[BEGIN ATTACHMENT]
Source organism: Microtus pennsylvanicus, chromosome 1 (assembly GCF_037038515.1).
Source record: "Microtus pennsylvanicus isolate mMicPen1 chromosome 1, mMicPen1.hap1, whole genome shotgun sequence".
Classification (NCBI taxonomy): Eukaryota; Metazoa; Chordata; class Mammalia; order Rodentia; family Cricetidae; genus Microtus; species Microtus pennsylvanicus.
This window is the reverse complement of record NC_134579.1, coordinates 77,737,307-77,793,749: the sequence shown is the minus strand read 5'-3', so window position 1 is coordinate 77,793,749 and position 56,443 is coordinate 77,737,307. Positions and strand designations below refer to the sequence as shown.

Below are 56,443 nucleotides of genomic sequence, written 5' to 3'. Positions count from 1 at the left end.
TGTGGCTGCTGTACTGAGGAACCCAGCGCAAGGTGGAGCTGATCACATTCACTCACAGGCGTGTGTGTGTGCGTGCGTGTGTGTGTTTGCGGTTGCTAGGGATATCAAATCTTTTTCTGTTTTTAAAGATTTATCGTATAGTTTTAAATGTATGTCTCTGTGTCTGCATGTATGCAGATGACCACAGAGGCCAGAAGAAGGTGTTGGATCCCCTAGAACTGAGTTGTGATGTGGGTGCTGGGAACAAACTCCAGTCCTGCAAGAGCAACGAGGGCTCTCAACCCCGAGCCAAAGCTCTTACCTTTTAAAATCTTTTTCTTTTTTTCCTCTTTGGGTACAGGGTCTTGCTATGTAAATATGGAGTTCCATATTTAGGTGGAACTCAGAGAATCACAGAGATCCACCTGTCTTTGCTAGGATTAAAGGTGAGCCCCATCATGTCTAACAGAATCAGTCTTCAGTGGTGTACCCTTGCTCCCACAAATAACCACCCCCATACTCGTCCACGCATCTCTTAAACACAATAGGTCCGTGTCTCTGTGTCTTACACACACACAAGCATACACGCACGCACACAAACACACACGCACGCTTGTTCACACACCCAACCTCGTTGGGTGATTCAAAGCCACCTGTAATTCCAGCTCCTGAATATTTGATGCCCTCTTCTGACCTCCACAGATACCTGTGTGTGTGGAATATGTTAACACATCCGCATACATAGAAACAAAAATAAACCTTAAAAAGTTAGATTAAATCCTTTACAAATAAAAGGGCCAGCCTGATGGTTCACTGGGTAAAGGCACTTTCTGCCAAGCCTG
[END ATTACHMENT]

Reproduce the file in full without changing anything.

Source organism: Microtus pennsylvanicus, chromosome 1 (assembly GCF_037038515.1).
Source record: "Microtus pennsylvanicus isolate mMicPen1 chromosome 1, mMicPen1.hap1, whole genome shotgun sequence".
Classification (NCBI taxonomy): Eukaryota; Metazoa; Chordata; class Mammalia; order Rodentia; family Cricetidae; genus Microtus; species Microtus pennsylvanicus.
This window is the reverse complement of record NC_134579.1, coordinates 77,737,307-77,793,749: the sequence shown is the minus strand read 5'-3', so window position 1 is coordinate 77,793,749 and position 56,443 is coordinate 77,737,307. Positions and strand designations below refer to the sequence as shown.

Below are 56,443 nucleotides of genomic sequence, written 5' to 3'. Positions count from 1 at the left end.
TGTGGCTGCTGTACTGAGGAACCCAGCGCAAGGTGGAGCTGATCACATTCACTCACAGGCGTGTGTGTGTGCGTGCGTGTGTGTGTTTGCGGTTGCTAGGGATATCAAATCTTTTTCTGTTTTTAAAGATTTATCGTATAGTTTTAAATGTATGTCTCTGTGTCTGCATGTATGCAGATGACCACAGAGGCCAGAAGAAGGTGTTGGATCCCCTAGAACTGAGTTGTGATGTGGGTGCTGGGAACAAACTCCAGTCCTGCAAGAGCAACGAGGGCTCTCAACCCCGAGCCAAAGCTCTTACCTTTTAAAATCTTTTTCTTTTTTTCCTCTTTGGGTACAGGGTCTTGCTATGTAAATATGGAGTTCCATATTTAGGTGGAACTCAGAGAATCACAGAGATCCACCTGTCTTTGCTAGGATTAAAGGTGAGCCCCATCATGTCTAACAGAATCAGTCTTCAGTGGTGTACCCTTGCTCCCACAAATAACCACCCCCATACTCGTCCACGCATCTCTTAAACACAATAGGTCCGTGTCTCTGTGTCTTACACACACACAAGCATACACGCACGCACACAAACACACACGCACGCTTGTTCACACACCCAACCTCGTTGGGTGATTCAAAGCCACCTGTAATTCCAGCTCCTGAATATTTGATGCCCTCTTCTGACCTCCACAGATACCTGTGTGTGTGGAATATGTTAACACATCCGCATACATAGAAACAAAAATAAACCTTAAAAAGTTAGATTAAATCCTTTACAAATAAAAGGGCCAGCCTGATGGTTCACTGGGTAAAGGCACTTTCTGCCAAGCCTG